CANTON, OH - AUGUST 4: Head coach Jason Garrett of the Dallas Cowboys talks to his players as they come off the field during the fourth quarter against the Miami Dolphins at Fawcett Stadium on August 4, 2013 in Canton, Ohio. The Cowboys defeated the Dolphins 24-20. (Photo by Jason Miller/Getty Images)
After the Cowboys’ first preseason game, I wrote an article detailing why we’re seeing a shift in the philosophy of the team’s running game. Specifically, Bill Callahan has been calling way more runs to the perimeter of the defense. I have a feeling that we’re going to see lots of different wrinkles from the running game this year, most of which will be dependent on the opponents’ actions. It appears that instead of doing what works best in a vacuum, Callahan is calling plays in a way that can more appropriately attack defensive weaknesses as opposed to solely doing what the offense does best.
In that way, Callahan is implementing game theory—a branch of decision theory that takes others’ thoughts and actions into account. Football is a game of competing minds, and decision-makers need to be one step ahead of their opponents. The goal shouldn’t always be to do what your team does best, because then you’ll become predictable. Sometimes, it’s best to do what’s otherwise sub-optimal because, when combined with the opponent’s intentions, the net effect is the most positive.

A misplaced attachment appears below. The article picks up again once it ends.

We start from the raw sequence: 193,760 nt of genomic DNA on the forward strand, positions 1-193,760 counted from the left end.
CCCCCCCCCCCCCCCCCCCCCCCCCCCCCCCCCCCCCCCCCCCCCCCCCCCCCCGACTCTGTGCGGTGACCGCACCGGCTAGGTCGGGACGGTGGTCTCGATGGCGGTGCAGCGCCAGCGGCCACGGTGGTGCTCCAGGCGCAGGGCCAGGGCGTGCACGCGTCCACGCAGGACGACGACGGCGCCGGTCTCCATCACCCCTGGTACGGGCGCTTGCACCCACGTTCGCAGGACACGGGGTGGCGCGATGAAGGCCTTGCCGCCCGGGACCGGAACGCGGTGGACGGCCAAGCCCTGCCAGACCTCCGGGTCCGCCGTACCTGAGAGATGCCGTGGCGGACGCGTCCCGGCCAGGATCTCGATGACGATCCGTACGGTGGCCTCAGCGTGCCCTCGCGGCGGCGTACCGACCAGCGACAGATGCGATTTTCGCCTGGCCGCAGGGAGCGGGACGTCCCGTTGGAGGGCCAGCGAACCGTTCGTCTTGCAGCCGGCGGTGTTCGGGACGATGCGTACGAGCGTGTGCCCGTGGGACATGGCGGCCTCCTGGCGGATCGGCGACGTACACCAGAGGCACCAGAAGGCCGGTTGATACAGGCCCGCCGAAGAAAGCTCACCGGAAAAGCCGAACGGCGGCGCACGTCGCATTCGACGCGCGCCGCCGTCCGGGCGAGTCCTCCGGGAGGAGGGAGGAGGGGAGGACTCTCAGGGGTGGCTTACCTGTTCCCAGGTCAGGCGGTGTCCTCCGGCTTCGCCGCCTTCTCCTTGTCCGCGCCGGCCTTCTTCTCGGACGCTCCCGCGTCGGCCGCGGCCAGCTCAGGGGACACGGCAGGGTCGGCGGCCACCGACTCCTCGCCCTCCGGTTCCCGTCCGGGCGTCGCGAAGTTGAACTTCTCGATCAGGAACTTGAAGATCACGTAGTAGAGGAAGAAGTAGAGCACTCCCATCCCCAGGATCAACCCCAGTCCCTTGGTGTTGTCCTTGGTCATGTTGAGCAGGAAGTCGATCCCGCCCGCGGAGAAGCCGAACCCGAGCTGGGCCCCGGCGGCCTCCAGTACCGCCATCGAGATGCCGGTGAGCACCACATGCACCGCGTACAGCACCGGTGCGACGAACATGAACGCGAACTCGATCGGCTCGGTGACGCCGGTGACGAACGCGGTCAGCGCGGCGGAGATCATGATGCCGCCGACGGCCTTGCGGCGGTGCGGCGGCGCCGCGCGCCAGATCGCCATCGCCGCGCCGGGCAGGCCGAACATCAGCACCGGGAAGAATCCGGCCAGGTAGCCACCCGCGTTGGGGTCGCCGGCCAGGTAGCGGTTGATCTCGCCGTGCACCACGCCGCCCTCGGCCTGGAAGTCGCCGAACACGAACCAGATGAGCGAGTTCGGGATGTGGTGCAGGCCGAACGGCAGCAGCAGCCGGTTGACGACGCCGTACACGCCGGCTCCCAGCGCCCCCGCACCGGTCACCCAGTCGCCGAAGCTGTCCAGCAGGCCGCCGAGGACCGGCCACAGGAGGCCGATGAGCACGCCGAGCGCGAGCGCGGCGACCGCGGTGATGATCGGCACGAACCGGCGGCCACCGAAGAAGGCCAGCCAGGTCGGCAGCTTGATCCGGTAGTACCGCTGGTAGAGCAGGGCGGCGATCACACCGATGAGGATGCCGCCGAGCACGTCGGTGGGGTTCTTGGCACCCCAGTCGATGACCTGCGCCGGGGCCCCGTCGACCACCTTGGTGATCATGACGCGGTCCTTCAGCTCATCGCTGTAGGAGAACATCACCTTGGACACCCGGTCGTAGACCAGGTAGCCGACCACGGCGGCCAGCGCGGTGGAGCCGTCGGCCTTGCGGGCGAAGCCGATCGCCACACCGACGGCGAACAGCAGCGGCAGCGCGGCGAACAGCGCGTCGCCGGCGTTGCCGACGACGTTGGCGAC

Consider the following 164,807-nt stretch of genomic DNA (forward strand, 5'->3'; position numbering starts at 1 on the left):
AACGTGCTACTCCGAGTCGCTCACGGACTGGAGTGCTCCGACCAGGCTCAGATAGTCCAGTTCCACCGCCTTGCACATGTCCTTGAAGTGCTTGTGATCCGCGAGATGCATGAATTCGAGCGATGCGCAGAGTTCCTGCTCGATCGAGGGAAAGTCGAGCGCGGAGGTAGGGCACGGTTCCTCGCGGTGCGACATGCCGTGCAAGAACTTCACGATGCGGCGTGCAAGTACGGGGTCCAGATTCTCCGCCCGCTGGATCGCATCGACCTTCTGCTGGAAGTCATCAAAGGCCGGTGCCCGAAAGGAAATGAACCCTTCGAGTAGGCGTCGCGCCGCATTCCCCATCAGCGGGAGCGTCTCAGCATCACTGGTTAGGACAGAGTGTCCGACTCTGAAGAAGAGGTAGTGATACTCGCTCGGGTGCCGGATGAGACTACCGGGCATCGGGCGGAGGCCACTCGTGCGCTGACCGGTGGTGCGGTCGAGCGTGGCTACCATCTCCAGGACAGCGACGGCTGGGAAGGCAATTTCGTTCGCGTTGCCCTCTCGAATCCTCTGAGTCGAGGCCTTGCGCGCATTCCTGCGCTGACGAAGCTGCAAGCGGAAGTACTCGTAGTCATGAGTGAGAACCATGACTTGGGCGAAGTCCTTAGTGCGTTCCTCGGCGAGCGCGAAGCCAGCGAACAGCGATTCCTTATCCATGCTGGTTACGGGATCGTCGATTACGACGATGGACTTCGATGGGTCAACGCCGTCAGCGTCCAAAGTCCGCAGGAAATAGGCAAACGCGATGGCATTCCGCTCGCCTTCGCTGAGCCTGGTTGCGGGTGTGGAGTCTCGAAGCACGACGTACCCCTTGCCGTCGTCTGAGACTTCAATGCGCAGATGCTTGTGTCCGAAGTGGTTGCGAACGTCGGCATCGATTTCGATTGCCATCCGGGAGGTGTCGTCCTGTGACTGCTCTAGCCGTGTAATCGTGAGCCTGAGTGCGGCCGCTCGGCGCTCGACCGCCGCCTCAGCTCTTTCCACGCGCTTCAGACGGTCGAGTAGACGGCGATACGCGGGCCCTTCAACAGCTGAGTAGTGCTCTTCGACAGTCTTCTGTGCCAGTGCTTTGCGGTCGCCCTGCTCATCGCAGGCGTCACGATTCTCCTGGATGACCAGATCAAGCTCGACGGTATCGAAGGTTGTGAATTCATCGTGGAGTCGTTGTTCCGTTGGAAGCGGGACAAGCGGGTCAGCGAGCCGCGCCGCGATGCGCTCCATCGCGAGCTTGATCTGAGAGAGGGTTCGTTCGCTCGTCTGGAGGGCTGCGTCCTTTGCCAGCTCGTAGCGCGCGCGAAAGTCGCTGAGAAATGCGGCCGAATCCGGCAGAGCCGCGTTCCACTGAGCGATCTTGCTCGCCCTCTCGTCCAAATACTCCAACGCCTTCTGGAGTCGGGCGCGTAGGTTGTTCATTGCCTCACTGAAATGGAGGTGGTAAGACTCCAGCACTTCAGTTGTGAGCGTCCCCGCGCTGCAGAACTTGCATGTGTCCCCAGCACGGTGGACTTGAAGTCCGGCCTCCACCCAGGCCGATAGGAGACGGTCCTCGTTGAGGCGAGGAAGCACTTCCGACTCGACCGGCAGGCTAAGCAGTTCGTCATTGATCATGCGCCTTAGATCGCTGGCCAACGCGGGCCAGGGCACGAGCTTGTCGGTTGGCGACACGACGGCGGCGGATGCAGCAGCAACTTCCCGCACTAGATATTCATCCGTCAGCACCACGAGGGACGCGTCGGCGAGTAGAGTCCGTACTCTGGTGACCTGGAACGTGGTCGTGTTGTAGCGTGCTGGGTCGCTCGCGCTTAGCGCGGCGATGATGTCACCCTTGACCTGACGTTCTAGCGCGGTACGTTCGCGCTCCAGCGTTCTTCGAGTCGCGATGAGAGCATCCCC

An example of a play-call that’s not “optimal” but can lead to the best results is a perimeter run to the weak side of the formation. The Cowboys were a much better team when running outside and to the weak side in 2012, yet they almost always ran inside to the strong side of the formation. That’s where they had the most blockers, but it’s also where the defense had the most defenders (and their best ones).
In addition to more outside and weak side runs, we’ll probably see a lot of other “unexpected” play-calls from Callahan this year: counters, tosses, screens, draws, play-action passes, and so on. All of those play-types are meant to take advantage of a defensive weakness in some way (even more so than playing to an offensive strength). You might run a counter or screen against an over-aggressive defense, for example, even though it’s not inherently optimal to delay getting up the field like that.
Since the Cowboys have typically stuck to basic calls—dive plays, straight dropbacks, and so on—they’ve been outstanding when running “the unexpected.” The offense averaged over 7.0 YPC on counters from 2009 to 2011, for example, yet ran just five of them in all of 2012. If you’re seeing more atypical calls in 2013, which it looks like we will, it’s a good sign that Callahan is calling plays in a manner that will maximize overall success.
Jonathan Bales is the founder of The DC Times. He writes for DallasCowboys.com and the New York Times. He's also the author of Fantasy Football for Smart People: How to Dominate Your Draft.